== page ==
By Scott Bland March 28, 2013
Some familiar House members are striking out on different paths from those of their parties with regularity this Congress.
Rep. Jim Matheson, D-Utah, voted against his party’s majority more than any other House member over the first three months of the 113th Congress. In 86 roll-call votes analyzed by National Journal Daily, Matheson voted against most other House Democrats 36 times, or in 42 percent of his votes. Libertarian-minded Rep. Justin Amash, R-Mich., was the most frequent dissenter from the GOP party line. He voted against most House Republicans in 27 votes, or 31 percent of the time.
Eleven Democrats have voted against their party at least 15 times so far this year, while 10 Republicans have voted against their majorities at least 17 times. The average House member has split from his or her party seven times to date in the 113th Congress.
The most nonconformist House Democrats typically represent battleground districts. Matheson, who won reelection by fewer than 1,000 votes in 2012 as Utahans flocked to the polls to vote for Mitt Romney, and Rep. Collin Peterson of Minnesota (27 votes against the majority of Democrats) represent rare Democratic-held seats that consistently vote Republican for president, as do Reps. Ann Kirkpatrick and Ron Barber of Arizona. The latter two seats, along with those of Reps. Bill Owens and Dan Maffei of New York and freshman Scott Peters of California, have switched partisan hands within the last six years—some more than once.
Among the reasons Matheson has been able to stay in office in Republican territory—Romney won about two-thirds of the vote in his district last year—is that he can tout a voting record that doesn’t fit a party mold. In 2013, he has voted with and against both parties about equally. “I don’t vote with or against a party,” said Matheson, who aired TV ads promoting GOP endorsements last year while Republicans hit him for votes aligned with President Obama. “I’ve made that clear and that’s what my constituents see.”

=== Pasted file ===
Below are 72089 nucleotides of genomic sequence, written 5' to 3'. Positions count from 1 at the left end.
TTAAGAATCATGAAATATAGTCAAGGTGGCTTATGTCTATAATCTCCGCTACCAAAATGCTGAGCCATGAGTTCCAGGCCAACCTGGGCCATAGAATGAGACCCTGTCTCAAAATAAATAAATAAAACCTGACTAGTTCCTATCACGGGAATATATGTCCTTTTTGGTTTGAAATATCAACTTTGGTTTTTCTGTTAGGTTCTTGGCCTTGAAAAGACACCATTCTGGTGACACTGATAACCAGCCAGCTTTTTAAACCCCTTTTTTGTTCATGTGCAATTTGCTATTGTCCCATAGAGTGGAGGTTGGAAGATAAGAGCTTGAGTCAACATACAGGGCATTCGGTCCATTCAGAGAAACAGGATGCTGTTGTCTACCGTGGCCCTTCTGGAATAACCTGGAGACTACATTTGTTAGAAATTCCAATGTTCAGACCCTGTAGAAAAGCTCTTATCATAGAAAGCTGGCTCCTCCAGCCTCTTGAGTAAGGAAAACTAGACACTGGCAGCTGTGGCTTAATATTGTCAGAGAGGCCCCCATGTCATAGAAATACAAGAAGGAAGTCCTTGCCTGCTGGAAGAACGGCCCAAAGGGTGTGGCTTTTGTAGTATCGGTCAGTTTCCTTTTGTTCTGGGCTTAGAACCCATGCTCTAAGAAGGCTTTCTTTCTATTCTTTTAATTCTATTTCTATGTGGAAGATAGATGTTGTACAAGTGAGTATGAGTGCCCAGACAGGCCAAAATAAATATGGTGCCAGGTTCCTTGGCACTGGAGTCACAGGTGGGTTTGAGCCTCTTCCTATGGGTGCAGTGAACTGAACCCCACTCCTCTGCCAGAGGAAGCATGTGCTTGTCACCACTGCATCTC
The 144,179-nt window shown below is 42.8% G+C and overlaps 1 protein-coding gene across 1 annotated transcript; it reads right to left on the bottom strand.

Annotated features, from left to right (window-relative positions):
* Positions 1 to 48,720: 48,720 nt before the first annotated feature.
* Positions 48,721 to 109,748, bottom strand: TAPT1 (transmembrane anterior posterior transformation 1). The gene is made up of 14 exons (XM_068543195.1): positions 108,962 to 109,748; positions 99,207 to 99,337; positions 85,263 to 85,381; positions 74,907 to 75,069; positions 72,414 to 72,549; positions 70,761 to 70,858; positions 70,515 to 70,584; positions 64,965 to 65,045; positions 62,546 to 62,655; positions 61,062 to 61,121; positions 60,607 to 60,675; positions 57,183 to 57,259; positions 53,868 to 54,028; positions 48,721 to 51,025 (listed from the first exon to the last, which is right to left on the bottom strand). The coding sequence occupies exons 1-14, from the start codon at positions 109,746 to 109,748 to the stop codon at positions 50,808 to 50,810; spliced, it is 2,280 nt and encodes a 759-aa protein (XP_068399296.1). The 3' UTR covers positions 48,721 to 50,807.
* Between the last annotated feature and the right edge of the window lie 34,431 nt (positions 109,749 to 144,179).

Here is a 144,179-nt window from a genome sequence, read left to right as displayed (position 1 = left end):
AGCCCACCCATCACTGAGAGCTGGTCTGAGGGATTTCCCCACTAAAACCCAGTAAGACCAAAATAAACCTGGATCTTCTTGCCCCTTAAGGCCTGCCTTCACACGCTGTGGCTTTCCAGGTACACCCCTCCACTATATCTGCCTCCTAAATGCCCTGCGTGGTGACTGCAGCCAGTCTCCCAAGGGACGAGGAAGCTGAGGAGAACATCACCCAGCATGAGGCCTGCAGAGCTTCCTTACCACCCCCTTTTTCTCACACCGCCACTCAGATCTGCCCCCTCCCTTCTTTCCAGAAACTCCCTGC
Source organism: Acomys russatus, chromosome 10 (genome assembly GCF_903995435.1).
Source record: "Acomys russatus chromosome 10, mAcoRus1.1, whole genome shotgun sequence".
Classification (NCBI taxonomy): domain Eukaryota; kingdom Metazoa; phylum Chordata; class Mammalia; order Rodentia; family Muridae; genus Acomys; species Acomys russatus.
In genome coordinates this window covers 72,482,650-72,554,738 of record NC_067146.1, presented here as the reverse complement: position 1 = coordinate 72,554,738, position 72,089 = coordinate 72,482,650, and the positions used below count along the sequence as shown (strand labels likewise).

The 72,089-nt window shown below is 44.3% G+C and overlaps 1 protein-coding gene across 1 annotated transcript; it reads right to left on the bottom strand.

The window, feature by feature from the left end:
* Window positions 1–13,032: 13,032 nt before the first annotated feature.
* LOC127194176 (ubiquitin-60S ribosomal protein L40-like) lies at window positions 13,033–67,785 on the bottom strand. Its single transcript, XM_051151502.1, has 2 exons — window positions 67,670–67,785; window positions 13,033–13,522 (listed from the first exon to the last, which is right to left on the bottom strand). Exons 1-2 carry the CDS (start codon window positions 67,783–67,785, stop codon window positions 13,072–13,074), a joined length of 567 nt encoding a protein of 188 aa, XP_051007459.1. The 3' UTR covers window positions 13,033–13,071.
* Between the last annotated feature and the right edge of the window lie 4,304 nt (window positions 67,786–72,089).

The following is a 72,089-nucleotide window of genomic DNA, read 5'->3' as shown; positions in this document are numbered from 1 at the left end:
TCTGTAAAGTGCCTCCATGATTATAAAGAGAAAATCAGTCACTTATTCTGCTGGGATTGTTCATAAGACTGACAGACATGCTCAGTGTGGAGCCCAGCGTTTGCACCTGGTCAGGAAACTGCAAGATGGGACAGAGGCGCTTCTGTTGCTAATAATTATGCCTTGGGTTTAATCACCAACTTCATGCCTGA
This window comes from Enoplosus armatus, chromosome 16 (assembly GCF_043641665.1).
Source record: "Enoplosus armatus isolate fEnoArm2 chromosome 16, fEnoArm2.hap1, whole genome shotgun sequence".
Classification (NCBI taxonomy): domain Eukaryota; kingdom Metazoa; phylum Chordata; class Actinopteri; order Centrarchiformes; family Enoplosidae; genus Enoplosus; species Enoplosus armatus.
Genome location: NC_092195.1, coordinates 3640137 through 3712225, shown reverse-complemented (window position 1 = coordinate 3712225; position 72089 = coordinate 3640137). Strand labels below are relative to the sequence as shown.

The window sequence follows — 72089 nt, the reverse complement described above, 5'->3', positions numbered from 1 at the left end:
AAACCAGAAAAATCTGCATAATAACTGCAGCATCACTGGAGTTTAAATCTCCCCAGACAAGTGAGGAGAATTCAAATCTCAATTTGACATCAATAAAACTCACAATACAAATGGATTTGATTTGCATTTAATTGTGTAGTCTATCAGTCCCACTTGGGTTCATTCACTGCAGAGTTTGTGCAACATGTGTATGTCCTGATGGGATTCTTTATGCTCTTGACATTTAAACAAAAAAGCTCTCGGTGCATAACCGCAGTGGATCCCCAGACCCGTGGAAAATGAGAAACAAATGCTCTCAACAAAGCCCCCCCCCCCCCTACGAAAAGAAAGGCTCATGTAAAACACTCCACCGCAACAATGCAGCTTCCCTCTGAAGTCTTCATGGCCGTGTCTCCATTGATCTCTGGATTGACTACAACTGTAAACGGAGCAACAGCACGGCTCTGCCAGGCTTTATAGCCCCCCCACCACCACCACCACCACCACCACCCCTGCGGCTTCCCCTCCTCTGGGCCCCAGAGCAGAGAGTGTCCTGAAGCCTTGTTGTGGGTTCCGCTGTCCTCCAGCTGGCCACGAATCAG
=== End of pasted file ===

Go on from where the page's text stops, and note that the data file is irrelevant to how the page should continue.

About half of the Republicans on the list hail from similar territory. GOP Reps. Chris Gibson and Richard Hanna of New York and Mike Fitzpatrick of Pennsylvania represent seats that have flipped twice in the last six years, while Republican Rep. Frank LoBiondo’s New Jersey seat has been more secure, though it is definitely battleground territory. All won reelection fairly comfortably in 2012; Gibson fought off a major Democratic push in a district Obama carried to win by 6 percentage points in the closest of those races.
Many of their rationales for vote-splitting align with Matheson’s. Gibson was the most liberal House Republican in 2012, according to National Journal’s annual vote ratings. “I’m bringing the kind of representation that upstate communities are looking for,” Gibson said in a February interview. “I don’t accept false choices.”
Another group of top GOP dissenters represent solidly conservative districts and usually split from their party from the right when they vote against the GOP majority. Rep. Paul Broun of Georgia, for example, wrote in a New York Times op-ed last week that he would oppose the House Republican budget proposal (one of 19 votes he’s taken against most Republicans) because, in his estimation, the plan did not cut spending or balance the budget quickly enough.
Peters, the only first-termer in the group of most frequent Democratic dissenters, is part of the bipartisan freshmen United Solutions Caucus, which meets to try and translate the dissatisfaction their voters voiced during the campaign into bipartisan action. He said many of the new members feel emboldened to buck their parties.
“We know we’re going to have to step out and vote against leadership when that signal needs to be sent,” Peters said. He voted against every budget proposal that came to the House floor last week because he didn’t see a moderate option available. “I urged Republicans and Democrats to do the same thing,” Peters said, “and send a message to leadership to be realistic.”